Woman eating pasta

Mindful Eating Promotes a Healthy Relationship with Food

In the average day, we make numerous food decisions — more than 200! — but we tend to be aware of only a small portion of them. There are a lot of reasons why we make the food choices that we do. Sometimes we eat because it is “time” to eat or everyone around us is eating. Often we eat in response to emotional cues (whether we are sad, scared, angry, stressed, etc.) or for reasons such as convenience, taste, comfort or nutrition. Sometimes we find ourselves eating simply because the food is there.

In a world that encourages multitasking, occasional rushed and mindless or distracted eating is inevitable. However, you may benefit from approaches to eating that help you reconnect with and pay attention to your internal cues — such as hunger and fullness — to guide your decisions to eat or to stop eating. Many popular diets teach people to ignore these cues and rely instead on the strict set of rules that are touted by that diet. Intuitive eating and mindful eating are two ways of eating that can help you ditch the “dieting” approach and enjoy a healthy relationship with food.

Intuitive eating is a broad philosophy that includes mindful eating, respecting your body and your internal cues, and eating in a way that is non-judgmental. As small children, we all had the ability to regulate our intake based on feelings of hunger and fullness. A variety of factors, including societal signals and norms, have led most of us to lose touch with those internal cues somewhere along the road. Mindful eating involves paying attention, on purpose — being in the present moment when you are eating.

First Steps on the Path to Mindful Eating

People who eat mindfully are less likely to eat in response to negative emotions, more likely to eat smaller serving sizes of energy-dense foods, and less likely to snack without noticing. Mindful eating can have a positive effect on the choices we make that support health and well-being. However, overhauling the way we eat overnight is not realistic. So try incorporating some intuitive eating and mindful eating practices in your life by choosing one or two of the tips below to get you started. These principles can be especially useful as we head into a busy holiday season.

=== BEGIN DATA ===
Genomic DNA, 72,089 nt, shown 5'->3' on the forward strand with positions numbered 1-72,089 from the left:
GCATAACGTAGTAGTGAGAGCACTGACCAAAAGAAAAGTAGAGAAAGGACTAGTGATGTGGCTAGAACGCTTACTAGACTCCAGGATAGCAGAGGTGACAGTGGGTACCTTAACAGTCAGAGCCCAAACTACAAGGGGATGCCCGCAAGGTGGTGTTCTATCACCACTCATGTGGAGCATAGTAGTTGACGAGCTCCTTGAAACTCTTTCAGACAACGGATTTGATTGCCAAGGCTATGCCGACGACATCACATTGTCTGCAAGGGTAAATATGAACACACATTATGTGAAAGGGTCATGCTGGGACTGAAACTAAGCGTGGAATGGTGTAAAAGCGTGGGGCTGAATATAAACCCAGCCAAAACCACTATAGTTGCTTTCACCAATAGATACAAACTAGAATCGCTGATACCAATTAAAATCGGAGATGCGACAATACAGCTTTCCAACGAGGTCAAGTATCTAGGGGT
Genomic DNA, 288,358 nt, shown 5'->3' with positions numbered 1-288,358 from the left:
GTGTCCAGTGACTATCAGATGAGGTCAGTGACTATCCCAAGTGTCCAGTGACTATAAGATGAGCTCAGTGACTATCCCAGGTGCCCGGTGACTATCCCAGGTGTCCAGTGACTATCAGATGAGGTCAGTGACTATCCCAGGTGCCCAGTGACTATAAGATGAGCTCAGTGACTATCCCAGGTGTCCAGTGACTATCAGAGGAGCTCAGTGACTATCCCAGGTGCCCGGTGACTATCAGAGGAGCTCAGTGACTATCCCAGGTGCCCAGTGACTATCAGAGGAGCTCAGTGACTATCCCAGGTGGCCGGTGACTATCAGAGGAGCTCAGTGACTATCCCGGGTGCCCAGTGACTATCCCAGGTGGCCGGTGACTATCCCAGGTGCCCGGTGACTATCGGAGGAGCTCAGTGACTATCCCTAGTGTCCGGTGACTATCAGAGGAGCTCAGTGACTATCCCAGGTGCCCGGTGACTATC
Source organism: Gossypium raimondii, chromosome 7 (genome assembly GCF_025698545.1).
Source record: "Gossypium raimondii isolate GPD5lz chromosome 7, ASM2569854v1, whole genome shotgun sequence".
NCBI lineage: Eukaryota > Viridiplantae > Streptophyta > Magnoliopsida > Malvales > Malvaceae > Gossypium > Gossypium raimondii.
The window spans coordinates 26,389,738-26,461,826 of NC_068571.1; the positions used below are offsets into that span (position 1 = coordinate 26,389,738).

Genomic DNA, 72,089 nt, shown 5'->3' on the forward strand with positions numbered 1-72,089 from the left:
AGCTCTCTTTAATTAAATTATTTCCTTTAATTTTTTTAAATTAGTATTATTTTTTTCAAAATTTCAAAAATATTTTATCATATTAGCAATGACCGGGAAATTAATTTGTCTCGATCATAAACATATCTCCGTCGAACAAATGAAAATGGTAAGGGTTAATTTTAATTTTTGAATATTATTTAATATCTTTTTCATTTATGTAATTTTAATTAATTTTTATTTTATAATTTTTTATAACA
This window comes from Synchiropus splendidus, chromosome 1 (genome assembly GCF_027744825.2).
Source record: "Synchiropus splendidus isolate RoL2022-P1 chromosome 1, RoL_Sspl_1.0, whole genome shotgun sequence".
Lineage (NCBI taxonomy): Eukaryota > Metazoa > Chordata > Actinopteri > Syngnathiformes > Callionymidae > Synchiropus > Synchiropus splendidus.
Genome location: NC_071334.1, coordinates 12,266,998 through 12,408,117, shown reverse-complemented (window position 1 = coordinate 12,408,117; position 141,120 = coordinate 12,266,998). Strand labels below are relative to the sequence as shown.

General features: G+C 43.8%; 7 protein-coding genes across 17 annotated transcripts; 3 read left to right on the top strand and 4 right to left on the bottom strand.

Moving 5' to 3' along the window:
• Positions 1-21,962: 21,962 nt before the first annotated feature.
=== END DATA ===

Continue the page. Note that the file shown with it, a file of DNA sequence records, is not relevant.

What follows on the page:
• Tune in to your feelings of hunger and fullness by taking time to think about and rate your physical hunger and satisfaction on a scale from 0-10 (0 being the hungriest and 10 being the least hungry). What does a zero feel like when you are extremely hungry? Maybe you have a headache, feel irritated or are shaky. What about 6 or 7? This is the point on the scale that usually correlates with a feeling of well-being. How do you feel at a 9 or 10, when you are as full as you can imagine? Here you may feel uncomfortable, fatigued, bloated or even nauseous. Use this scale as a way to check in with yourself before or during meals.
  • When you feel physical hunger — eat! Try not to skip meals to “save” calories for later. This practice often causes people to overeat.
  • Put your fork down in between bites and wait 10 minutes before getting seconds. Take a moment to check in with yourself and ask: Am I still hungry? Am I still enjoying this food, or am I finishing it just because it’s on my plate?
  • Practice eating a food mindfully. Take a raisin, grape or even a small piece of chocolate. Use all five of your senses to describe the food before you put it in your mouth and while you are chewing it. What do you notice about the flavor, texture and aroma of the food? Are these aspects you notice when you typically eat this food?
  • Enjoy the foods you love, without judgment. Eat them slowly and mindfully to appreciate the experience, and consider sharing the experience with a friend or loved one.